Interview with Prof. Myoung-Gyu Lee on the Future of Stamping in the Age of Electromobility & the First Virtual IDDRG Conference

Science Talk: Episode 1 – The New Blog Series

In this blog post, we interview Prof. Myoung-Gyu Lee from the Department of Materials Science and Engineering, Seoul National University. Prof. Lee provided valuable insights on the transformation of the sheet metal forming industry in the age of electromobility and discussed the role of forming research in supporting this trend over the next decades. He further commented on his experience preparing to host the first ever virtual International Deep Drawing Research Group (IDDRG) Conference and the lasting impacts of the COVID crisis on the scientific process.

Professor Lee, thank you for joining us. Let’s start by talking about your research direction. You’ve made a number of very valuable contributions to sheet metal forming esearch. Do you have ongoing projects in this field? What do you consider the most pressing challenges?

>>In my research lab at the Seoul National University, we concentrate our efforts on understanding the fundamental mechanical responses of structural materials. Our research highlights integrated multi-physics and multi-scale mechanics based on solid, computational and experimental mechanics to optimize the deformation and mechanical properties of materials. We conduct research and development on materials that consist of metals, polymer and fiber reinforced composites. The application fields include manufacturing of automotive parts and electrical devices, battery components, hybrid joining technology, novel material & process designs. We additionally focus our energy towards experimental techniques for mechanically characterizing highly nonlinear and anisotropic materials in the context of experimental mechanics and constitutive modeling.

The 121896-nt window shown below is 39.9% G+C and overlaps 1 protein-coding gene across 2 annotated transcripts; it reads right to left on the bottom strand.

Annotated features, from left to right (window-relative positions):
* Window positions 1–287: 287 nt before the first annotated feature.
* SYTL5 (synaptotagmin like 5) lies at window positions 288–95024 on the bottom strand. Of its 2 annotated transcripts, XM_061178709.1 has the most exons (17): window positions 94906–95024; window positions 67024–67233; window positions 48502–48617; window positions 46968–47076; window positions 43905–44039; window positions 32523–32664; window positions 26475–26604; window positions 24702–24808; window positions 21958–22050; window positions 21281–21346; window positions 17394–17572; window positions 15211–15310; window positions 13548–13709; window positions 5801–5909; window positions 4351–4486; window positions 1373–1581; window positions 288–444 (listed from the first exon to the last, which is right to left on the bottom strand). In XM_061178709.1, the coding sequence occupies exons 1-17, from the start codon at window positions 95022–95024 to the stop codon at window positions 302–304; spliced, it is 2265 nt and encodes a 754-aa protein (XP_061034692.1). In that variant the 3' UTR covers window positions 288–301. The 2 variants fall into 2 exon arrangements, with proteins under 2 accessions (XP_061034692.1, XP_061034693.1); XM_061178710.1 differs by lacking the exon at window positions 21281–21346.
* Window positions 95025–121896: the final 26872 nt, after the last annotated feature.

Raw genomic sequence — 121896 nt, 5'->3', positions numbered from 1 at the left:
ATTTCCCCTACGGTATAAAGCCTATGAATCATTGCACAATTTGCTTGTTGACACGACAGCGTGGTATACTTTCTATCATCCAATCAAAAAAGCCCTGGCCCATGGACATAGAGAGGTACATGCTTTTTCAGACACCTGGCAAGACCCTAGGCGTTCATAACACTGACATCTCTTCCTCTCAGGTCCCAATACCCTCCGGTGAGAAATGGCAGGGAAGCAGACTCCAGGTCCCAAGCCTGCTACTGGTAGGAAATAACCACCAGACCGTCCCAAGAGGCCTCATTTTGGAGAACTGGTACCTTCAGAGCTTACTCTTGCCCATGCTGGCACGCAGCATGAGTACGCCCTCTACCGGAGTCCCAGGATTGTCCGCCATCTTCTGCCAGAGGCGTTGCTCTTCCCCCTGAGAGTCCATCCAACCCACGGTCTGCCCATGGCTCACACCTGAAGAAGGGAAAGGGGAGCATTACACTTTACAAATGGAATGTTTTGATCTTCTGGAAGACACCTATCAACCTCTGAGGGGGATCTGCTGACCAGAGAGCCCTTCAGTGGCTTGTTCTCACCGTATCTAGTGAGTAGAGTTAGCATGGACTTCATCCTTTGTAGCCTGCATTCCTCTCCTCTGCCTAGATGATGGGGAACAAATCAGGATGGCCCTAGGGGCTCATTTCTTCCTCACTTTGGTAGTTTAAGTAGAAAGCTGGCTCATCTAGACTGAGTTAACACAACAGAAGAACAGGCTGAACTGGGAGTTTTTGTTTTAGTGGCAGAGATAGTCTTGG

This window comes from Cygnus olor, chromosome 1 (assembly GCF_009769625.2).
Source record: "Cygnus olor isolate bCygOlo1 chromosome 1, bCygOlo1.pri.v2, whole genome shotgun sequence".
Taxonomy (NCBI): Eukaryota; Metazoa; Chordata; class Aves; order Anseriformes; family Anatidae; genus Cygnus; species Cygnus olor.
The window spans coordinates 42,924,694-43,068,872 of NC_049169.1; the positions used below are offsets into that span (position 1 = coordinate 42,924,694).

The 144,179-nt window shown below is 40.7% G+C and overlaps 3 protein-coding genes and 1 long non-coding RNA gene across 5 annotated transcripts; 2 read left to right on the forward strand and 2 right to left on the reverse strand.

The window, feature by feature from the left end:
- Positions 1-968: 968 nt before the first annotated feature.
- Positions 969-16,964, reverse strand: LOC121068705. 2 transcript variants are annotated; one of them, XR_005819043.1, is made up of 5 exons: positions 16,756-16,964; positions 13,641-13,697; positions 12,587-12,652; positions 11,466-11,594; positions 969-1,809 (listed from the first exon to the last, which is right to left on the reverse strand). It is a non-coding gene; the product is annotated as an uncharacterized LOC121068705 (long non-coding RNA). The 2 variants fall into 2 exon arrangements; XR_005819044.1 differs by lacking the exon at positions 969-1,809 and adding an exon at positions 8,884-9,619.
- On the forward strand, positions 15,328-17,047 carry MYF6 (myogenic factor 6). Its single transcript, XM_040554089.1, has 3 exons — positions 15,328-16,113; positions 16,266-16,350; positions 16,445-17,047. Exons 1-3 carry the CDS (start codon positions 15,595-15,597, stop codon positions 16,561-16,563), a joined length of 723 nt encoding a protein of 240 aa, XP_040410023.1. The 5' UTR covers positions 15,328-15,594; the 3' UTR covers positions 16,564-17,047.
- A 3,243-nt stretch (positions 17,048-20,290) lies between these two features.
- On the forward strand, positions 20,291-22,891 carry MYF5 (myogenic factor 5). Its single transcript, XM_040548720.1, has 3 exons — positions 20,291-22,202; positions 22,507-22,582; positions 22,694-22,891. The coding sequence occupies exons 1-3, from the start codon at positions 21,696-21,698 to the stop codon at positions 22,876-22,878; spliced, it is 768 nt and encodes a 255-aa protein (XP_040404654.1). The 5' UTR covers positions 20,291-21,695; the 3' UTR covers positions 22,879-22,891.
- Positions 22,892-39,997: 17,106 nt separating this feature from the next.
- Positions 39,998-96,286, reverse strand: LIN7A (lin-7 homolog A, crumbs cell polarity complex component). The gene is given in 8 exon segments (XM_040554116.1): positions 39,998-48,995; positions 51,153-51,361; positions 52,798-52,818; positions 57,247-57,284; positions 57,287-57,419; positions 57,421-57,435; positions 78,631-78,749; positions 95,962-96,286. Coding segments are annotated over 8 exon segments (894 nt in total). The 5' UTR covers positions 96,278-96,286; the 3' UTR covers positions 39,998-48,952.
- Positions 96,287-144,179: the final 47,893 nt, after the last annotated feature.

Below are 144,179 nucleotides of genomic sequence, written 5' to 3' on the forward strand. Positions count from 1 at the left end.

To address challenges in the sheet metal forming field, we should aim to understand the impact of microstructure on the properties of material systems while simultaneously developing state of the art computational models and simulations. These will help the field engineers design better-performing materials and processes. To that end, we host ongoing projects with the Hyundai Motor R&D team to develop a virtual integrated simulation process that covers thermo-mechanical-metallurgical processing, microstructure evolutions, and final mechanical properties such as strength, anisotropy and formability.

E-mobility is gaining momentum, while the automotive sector in Korea already has some pioneering applications in this direction. How do you think this will transform the sheet metal industry in the next few decades? How will E-mobility reflect on scientific efforts in this direction?